In this case, as the conversation progressed, the missionary acknowledged that the Scriptures explicitly forbid both tattoos and adultery (Lev. 19:28; Deut. 5:18). The majority of American Bible-readers believe the tattoo prohibition to be irrelevant today, but the Tanzanians believe both commands are binding, and surprisingly, the tattoo represents something even worse than adultery. Muehlhoff and Langer explain the students’ mindset:
“Tattoos are associated with witchcraft and evil spirits. A tattoo, regardless of personal intentions, is a mark of ownership placed on your body that either confirms the influence of a witch doctor or an evil spirit over your life, or at the very least implies or invites such influence. Adultery is wrong, but surely even Americans think it is worse for a pastor to publicly identify with an evil spirit.” (69)
To be clear, the students were not pro-adultery. They did believe, however, that because adultery happens out of the public eye and would be handled in private, the sin of adultery wouldn’t bring the same level of shame to the family or church.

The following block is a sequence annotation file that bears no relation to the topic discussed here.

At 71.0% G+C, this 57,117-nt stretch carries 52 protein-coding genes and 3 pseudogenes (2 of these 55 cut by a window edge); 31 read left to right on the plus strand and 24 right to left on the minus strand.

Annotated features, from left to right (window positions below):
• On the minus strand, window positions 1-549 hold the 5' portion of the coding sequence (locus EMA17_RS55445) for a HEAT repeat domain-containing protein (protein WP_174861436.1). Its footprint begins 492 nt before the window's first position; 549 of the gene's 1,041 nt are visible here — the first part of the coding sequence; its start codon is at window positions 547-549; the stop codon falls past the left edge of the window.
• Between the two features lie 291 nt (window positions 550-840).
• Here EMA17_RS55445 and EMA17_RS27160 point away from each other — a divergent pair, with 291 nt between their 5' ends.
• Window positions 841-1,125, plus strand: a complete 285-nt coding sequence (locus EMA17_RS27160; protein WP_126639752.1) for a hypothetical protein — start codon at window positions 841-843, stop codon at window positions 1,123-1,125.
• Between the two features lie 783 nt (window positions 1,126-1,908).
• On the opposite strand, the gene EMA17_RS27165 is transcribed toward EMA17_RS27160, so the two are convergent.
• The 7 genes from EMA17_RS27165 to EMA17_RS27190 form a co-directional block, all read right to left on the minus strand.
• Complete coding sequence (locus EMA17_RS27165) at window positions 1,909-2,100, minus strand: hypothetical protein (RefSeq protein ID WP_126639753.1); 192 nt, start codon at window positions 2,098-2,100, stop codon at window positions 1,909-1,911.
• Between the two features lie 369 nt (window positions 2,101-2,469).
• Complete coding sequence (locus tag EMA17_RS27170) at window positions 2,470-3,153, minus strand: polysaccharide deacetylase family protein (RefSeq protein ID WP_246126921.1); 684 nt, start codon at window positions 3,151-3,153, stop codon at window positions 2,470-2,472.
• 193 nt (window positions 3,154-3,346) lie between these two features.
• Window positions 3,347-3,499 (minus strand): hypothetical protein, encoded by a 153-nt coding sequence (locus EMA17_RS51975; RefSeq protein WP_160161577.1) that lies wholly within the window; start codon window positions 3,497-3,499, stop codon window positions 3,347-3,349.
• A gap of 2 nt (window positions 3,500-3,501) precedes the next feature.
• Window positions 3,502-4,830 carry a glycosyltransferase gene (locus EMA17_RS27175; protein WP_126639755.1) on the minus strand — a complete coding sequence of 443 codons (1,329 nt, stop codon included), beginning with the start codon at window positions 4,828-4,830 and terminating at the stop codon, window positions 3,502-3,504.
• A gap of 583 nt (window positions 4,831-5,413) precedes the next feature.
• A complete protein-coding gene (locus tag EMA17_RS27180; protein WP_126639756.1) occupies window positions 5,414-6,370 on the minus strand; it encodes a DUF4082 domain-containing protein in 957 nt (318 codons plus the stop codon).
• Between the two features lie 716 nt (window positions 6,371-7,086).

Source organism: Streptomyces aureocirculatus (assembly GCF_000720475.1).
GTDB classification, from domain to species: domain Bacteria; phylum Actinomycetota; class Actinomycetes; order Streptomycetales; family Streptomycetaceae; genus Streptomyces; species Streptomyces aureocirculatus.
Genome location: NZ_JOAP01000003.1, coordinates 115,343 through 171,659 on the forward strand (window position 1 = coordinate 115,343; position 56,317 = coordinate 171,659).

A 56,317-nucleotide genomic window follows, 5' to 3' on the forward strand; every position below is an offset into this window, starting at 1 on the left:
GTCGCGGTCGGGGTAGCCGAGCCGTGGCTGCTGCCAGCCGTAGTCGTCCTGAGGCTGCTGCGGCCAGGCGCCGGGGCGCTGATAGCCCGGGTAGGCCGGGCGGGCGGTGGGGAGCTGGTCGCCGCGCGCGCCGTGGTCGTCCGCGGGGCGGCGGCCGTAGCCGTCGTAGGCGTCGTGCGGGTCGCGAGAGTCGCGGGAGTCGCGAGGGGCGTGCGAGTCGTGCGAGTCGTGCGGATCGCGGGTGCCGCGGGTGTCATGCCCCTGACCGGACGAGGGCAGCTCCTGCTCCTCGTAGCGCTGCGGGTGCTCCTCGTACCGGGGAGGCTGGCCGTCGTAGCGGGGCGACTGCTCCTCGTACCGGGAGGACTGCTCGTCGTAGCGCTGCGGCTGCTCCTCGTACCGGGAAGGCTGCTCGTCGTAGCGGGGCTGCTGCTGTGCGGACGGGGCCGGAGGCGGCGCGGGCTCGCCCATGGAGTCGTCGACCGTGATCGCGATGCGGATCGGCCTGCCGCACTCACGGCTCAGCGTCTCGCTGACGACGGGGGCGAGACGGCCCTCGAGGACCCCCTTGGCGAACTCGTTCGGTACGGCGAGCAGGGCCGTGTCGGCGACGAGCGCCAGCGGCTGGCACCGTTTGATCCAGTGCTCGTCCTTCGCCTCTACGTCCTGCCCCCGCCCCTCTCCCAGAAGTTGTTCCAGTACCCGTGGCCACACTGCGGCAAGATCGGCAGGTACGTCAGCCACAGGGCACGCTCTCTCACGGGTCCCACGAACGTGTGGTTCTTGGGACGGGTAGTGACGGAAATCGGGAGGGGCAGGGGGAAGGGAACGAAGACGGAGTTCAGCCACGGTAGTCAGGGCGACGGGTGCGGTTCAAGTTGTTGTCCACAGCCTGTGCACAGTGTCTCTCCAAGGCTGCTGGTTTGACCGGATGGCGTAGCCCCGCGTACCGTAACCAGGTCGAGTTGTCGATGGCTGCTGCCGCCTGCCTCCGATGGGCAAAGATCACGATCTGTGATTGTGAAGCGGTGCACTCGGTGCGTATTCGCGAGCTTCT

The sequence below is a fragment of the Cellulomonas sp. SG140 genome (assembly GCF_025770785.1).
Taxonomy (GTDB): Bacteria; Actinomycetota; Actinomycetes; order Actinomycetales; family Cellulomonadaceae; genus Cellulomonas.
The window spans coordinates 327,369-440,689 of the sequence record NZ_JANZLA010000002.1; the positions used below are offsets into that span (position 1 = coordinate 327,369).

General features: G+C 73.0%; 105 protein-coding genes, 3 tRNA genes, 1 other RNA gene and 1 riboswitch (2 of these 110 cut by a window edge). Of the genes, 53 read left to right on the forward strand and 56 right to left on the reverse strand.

“Tattoos, on the other hand, are visible signs of allegiance to evil spirits or tribal witch doctors. Culturally, the tattoo proclaims that Jesus is not really my Lord—some other person or spirit is.” (69)
The Common Ground
It would be wrong for the Tanzanian students who recoil from the American fondness for tattoos to write off as “apostate” their Western brothers and sisters who see this issue differently. It would also be wrong for the American missionary who finds it hard to understand the way these students rank the seriousness of sins to dismiss their concerns. A better way, Muehlhoff and Langer point out, is to explore the spectrum of conviction to better clarify the nature of the disagreement.
How should we think about this conflict? The students and the missionary agree that the inspired Word of God is their final authority. It may look to the students like the Americans don’t take God’s Word seriously because they seem to be okay with tattoos, but a wiser approach would be to assume the best of their Christian siblings and find common ground to work from.
Clarifying the Real Disagreements
Beginning with common ground helps us find greater clarity on where the real disagreement lies. One area presents itself quickly: the principles we use in applying biblical commands across historical and cultural contexts, as well as the difference between the covenants. As the discussion unfolds, it becomes clear that the debate isn’t over the authority of Scripture, but how we interpret this Old Testament command.